Defensive tackle Clinton McDonald is kind of the wild card of Tampa Bay's class of free agents. He had a big impact for Seattle last year. But McDonald was with Cincinnati in 2010 and did very little. The Bucs are planning on having him as a starter. Is he ready for it?
Harvey: Based off what I saw in Seattle last year, I'd say yes. We talked a lot earlier about sacks. It's not easy for a defensive tackle in constant rotation with others to pick up 5.5 sacks, particularly on a defense like Seattle's that had so many playmakers at every level. That's a dedication to McDonald's blue-collar work ethic and team-focused mentality. He may not have been a great player in Cincinnati, but he was a respected teammate. If he keeps grinding the way he clearly has since he left the Bengals, he should be just fine for the Bucs.
First round: Andre Smith, OT
Second round: Rey Maualuga, LB
Third round: Michael Johnson, DE, and Chase Coffman, TE
Fourth round: Jonathan Luigs, C
Fifth round: Kevin Huber, P
Sixth round: Morgan Trent, CB, and Bernard Scott, RB
Seventh round: Fui Vakapuna, FB, Clinton McDonald, DT and Freddie Brown, WR
Thumbs up: Smith is making this class look better after being one of the most improved players in the league last season. He needs another strong season in 2012 to prove he's a quality starter. Some were disappointed by Maualuga's first season as an NFL middle linebacker, but I think he has a future there with his athleticism. The best value has been Scott, who has exceeded expectations and has become a very productive backup.
Thumbs down: Johnson has been a minor disappointment, although he ranked third on the team last season with 5.5 sacks. He'll remain a role player if Carlos Dunlap becomes an every-down lineman. Huber hasn't lived up to being a fifth-round prospect. His rankings as a punter have been: 19th in 2009, 25th in 2010 and 20th in 2011. The biggest bust was Coffman, who was waived after three catches in two seasons.
Hensley's grade: B-minus. The Bengals currently have two starters (Smith and Maualuga), two role players (Johnson and Scott) and an adequate punter out of this draft. Solid, not spectacular.
Here are some thoughts on the move:
- Jennings is fast, and that's the most important part of this deal. Cincinnati lacks speed on defense and in the secondary. The Bengals lost their best pure athlete in Johnathan Joseph in free agency. Jennings can be the speedster in the secondary Cincinnati needs.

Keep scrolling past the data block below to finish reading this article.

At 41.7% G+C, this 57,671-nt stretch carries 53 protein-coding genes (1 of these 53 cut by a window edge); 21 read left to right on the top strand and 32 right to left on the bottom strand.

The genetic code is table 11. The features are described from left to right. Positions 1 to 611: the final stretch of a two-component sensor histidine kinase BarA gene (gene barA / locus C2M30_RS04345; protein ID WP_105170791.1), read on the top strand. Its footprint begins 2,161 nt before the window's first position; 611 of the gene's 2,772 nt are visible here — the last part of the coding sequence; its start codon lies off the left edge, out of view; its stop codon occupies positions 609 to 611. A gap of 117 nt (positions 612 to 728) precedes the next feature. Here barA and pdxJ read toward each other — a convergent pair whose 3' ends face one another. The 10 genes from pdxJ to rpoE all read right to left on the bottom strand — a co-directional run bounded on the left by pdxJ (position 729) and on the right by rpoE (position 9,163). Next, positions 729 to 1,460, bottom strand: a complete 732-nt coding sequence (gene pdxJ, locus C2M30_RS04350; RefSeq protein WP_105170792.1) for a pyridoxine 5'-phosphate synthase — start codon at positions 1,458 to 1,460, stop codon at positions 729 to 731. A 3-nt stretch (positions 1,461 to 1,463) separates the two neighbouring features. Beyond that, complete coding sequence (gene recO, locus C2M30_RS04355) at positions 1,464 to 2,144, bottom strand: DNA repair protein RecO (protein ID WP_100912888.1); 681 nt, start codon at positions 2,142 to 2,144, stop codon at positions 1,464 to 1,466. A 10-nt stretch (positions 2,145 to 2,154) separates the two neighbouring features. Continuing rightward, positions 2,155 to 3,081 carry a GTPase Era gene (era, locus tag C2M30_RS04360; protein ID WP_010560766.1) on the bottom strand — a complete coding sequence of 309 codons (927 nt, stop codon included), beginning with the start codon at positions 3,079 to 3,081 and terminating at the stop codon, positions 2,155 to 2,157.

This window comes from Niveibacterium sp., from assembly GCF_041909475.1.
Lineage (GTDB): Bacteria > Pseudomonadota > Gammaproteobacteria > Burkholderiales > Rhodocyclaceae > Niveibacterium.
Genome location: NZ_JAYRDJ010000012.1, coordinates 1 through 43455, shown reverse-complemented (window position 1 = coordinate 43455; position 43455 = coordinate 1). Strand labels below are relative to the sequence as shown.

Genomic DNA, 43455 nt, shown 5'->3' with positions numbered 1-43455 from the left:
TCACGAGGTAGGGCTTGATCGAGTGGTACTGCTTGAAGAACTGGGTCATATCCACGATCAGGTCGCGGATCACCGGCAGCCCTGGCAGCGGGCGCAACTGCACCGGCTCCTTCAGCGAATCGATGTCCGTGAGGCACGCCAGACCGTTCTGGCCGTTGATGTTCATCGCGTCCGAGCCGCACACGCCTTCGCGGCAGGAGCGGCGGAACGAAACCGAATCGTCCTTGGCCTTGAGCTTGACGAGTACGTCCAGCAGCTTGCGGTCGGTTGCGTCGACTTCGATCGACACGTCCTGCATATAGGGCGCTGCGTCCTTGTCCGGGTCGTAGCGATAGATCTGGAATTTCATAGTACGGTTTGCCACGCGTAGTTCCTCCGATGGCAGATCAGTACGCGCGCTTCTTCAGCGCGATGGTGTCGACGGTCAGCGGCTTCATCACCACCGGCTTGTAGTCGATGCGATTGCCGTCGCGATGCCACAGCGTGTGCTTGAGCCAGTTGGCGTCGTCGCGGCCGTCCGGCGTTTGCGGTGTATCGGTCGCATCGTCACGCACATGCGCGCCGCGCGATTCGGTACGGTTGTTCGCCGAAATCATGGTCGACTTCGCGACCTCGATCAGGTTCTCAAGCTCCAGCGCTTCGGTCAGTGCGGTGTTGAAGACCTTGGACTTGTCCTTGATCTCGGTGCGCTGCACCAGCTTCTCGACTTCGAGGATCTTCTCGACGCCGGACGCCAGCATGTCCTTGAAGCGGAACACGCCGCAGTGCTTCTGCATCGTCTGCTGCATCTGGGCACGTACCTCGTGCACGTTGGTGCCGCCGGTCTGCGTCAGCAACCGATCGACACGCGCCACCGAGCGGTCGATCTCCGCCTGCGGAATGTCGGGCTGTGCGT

- Jennings is a former first-round pick with a lot of starting experience. Therefore, he can step in if Leon Hall or Nate Clements is injured. Cincinnati doesn't have a lot of experience on its bench behind the starters. Adam Jones is a former starter but is out with a neck injury.
- You also wonder what this means for Jones. The Bengals traded for an experienced veteran less than two weeks before the regular season. That could be a sign they're not optimistic about Jones' chances early in the season. Jones had a second neck surgery in June. He may be a candidate for the physically unable to perform list (PUP) to start the season.
Posted by ESPN.com's James Walker
Here are the most interesting stories Tuesday in the AFC North:
- Pittsburgh Steelers receiver and Super Bowl MVP Santonio Holmes tells the Sporting News he's looking for more opportunities and production.
Morning take: Holmes, who has yet to have a 1,000-yard season, should be able to eclipse that mark this year if he's consistent and continues the momentum from his Super Bowl performance.
- Mike Preston of the Baltimore Sun says the Ravens are officially John Harbaugh's team.
Morning take: One of the best things to happen in Baltimore was that Harbaugh and Ray Lewis hit it off early and developed a mutual respect. Once Lewis bought into the new program, a lot of other things fell into place.
- From the Cincinnati Enquirer, the Bengals signed rookie seventh-round pick Clinton McDonald.
Morning take: A rookie seems to get signed almost daily in the AFC North, which is a good trend this summer.
- Steve Doerschuk of the Canton Repository writes Cleveland Browns left tackle Joe Thomas, 24, is becoming a veteran.
Morning take: Even as a rookie, Thomas never looked lost and always had a veteran presence. By the way, he's also great at fishing.